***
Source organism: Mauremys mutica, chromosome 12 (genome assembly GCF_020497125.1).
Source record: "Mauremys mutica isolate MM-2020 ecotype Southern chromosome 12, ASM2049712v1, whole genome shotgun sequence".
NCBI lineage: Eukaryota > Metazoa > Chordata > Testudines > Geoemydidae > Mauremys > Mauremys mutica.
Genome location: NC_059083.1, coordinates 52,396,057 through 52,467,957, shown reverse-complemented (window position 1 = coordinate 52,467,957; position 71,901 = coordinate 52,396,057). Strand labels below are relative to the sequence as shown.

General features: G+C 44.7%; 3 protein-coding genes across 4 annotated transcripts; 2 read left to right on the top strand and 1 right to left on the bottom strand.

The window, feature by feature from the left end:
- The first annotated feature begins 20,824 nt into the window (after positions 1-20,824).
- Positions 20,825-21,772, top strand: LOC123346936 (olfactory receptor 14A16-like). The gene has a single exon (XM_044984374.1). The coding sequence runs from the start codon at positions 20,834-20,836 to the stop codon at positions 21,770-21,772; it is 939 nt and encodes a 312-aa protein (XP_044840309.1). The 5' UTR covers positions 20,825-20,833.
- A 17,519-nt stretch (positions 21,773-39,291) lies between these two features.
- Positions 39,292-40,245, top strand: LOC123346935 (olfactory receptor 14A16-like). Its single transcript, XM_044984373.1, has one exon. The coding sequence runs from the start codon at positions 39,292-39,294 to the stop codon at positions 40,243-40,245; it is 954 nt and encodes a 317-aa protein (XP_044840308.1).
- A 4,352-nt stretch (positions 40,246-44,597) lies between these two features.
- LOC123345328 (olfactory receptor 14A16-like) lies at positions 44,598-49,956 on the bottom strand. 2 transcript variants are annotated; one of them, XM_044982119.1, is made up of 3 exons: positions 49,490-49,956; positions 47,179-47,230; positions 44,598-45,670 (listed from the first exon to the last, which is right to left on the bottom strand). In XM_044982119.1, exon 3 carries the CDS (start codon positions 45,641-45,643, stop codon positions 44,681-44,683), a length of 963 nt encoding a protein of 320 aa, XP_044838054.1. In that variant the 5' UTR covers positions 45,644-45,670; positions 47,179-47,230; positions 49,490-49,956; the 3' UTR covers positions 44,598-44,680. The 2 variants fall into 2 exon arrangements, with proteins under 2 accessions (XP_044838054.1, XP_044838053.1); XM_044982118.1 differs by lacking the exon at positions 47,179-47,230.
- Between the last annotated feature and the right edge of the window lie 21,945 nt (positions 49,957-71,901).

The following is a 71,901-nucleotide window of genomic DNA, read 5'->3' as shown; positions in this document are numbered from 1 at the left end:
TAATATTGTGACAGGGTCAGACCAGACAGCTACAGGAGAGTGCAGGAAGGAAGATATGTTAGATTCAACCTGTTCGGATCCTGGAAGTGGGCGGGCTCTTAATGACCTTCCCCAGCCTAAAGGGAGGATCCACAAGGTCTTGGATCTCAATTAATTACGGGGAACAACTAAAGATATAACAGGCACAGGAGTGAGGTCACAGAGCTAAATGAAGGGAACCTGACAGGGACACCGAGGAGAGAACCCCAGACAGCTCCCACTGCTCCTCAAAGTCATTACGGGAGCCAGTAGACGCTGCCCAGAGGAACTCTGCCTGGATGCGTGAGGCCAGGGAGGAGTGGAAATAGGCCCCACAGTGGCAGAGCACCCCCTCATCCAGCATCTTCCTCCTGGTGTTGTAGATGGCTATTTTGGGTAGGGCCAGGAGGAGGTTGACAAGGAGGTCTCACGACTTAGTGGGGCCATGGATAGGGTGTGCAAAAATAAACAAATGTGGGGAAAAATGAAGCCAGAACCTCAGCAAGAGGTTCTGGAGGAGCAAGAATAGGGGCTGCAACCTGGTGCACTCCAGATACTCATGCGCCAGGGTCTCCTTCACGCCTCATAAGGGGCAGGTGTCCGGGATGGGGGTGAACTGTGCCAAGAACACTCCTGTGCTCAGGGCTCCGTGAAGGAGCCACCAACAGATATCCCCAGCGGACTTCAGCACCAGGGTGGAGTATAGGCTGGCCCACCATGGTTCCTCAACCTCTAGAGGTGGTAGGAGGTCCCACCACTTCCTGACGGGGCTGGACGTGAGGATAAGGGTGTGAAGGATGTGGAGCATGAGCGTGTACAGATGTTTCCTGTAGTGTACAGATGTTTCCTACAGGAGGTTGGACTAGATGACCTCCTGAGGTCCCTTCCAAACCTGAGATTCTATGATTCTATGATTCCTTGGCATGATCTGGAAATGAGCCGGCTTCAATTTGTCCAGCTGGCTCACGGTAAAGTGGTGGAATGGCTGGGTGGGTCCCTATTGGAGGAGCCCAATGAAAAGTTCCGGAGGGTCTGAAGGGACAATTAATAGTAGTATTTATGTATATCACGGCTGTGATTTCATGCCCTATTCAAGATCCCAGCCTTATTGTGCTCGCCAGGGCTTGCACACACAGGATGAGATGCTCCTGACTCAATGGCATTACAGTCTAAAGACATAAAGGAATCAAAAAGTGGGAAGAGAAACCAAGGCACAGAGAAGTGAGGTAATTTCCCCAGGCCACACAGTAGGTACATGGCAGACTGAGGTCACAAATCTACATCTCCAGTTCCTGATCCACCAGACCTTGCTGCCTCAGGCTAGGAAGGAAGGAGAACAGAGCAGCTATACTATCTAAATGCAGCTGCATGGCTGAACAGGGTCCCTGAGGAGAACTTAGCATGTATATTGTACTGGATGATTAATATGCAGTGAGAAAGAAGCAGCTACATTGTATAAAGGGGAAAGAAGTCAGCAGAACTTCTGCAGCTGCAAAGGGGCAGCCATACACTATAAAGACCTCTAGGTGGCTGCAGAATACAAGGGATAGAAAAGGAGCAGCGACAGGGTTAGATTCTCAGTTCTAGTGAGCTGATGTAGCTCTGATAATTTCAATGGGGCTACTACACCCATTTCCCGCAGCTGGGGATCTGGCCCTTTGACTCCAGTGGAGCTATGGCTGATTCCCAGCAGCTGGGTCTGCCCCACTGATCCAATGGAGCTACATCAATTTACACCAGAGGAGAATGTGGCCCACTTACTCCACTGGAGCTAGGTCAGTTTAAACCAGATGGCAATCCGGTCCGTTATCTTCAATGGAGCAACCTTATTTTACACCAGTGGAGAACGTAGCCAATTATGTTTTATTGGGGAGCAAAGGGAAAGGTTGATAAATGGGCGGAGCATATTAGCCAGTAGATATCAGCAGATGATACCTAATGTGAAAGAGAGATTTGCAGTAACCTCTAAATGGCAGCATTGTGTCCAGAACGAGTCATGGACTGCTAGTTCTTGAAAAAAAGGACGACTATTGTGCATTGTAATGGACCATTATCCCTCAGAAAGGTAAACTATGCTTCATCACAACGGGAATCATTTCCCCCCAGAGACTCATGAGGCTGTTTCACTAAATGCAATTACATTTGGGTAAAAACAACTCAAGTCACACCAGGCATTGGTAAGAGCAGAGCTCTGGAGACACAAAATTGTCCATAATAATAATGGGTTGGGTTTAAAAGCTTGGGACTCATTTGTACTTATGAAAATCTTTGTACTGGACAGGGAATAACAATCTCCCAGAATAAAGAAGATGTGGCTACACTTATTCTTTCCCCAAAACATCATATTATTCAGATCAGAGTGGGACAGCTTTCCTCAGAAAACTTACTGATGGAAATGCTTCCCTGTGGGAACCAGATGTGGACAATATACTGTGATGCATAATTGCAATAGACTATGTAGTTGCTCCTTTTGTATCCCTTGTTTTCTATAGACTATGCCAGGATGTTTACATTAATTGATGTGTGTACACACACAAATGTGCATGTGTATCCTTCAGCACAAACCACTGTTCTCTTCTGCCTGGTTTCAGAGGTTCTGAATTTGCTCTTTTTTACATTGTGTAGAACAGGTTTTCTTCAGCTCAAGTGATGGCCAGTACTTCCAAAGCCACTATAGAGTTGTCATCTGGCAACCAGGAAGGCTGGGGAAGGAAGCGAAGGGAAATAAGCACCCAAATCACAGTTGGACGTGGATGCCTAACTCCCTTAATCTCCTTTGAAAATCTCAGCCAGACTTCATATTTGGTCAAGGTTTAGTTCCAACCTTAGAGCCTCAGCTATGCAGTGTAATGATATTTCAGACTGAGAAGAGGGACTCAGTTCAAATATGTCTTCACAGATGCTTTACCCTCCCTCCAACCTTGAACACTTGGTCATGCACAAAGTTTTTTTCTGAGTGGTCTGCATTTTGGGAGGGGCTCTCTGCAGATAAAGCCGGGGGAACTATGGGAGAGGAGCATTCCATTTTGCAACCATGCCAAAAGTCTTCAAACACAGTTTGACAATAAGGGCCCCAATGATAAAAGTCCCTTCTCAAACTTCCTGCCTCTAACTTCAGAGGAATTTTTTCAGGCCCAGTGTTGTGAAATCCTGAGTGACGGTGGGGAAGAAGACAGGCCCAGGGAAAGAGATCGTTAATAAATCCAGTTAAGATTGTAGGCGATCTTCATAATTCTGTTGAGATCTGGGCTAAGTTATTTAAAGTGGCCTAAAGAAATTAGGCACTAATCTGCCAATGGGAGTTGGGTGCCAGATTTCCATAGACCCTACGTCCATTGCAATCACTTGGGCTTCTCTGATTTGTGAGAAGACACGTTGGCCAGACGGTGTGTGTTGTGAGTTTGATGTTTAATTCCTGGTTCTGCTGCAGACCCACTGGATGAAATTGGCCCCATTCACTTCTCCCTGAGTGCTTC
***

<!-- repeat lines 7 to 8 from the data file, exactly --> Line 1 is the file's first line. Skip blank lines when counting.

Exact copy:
- The first annotated feature begins 20,824 nt into the window (after positions 1-20,824).
- Positions 20,825-21,772, top strand: LOC123346936 (olfactory receptor 14A16-like). The gene has a single exon (XM_044984374.1). The coding sequence runs from the start codon at positions 20,834-20,836 to the stop codon at positions 21,770-21,772; it is 939 nt and encodes a 312-aa protein (XP_044840309.1). The 5' UTR covers positions 20,825-20,833.